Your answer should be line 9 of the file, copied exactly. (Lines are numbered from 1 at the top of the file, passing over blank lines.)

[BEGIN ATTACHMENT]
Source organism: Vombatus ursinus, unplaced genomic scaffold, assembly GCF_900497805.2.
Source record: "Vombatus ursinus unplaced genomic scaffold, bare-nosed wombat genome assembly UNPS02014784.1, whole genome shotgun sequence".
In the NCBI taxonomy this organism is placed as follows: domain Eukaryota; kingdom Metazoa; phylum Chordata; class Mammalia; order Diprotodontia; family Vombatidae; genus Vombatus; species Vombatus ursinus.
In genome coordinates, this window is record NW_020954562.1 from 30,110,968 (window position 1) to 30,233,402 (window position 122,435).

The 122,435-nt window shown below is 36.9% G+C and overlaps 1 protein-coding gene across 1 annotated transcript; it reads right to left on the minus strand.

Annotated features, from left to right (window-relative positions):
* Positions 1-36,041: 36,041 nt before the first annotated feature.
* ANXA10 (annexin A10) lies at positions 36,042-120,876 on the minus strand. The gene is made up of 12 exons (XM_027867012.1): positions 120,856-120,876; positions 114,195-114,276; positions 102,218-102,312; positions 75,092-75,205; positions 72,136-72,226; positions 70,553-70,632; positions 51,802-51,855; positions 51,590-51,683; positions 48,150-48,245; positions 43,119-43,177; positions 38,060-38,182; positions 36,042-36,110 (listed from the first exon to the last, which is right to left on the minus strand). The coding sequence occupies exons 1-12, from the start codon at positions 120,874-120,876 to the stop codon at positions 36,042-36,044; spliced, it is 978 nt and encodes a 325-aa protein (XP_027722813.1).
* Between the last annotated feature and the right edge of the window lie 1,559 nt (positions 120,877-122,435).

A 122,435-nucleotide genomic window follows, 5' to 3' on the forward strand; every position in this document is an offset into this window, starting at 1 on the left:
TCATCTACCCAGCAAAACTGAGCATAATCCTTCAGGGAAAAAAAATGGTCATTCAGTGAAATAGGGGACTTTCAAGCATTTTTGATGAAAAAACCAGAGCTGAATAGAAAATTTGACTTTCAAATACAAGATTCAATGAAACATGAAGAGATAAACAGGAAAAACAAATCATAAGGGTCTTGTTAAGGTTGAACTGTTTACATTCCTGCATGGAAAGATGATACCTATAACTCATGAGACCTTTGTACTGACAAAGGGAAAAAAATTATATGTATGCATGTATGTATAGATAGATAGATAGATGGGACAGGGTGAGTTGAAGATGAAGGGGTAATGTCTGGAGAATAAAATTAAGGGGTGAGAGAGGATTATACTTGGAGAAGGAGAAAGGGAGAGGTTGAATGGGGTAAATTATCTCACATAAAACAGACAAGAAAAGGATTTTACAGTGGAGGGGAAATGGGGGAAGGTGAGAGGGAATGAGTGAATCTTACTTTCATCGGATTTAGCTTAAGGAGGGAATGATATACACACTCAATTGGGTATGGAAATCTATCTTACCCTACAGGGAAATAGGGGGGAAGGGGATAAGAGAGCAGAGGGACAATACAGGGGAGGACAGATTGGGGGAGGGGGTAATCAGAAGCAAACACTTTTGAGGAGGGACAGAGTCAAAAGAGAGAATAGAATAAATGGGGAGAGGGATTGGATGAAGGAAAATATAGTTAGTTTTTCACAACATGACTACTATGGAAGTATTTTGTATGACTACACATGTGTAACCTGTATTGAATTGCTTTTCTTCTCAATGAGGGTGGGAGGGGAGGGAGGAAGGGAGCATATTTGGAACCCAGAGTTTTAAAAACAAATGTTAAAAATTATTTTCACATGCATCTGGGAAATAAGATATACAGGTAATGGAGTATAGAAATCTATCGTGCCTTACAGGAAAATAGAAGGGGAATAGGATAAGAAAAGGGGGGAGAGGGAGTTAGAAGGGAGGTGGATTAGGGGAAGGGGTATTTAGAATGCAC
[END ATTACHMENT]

* Between the last annotated feature and the right edge of the window lie 1,559 nt (positions 120,877-122,435).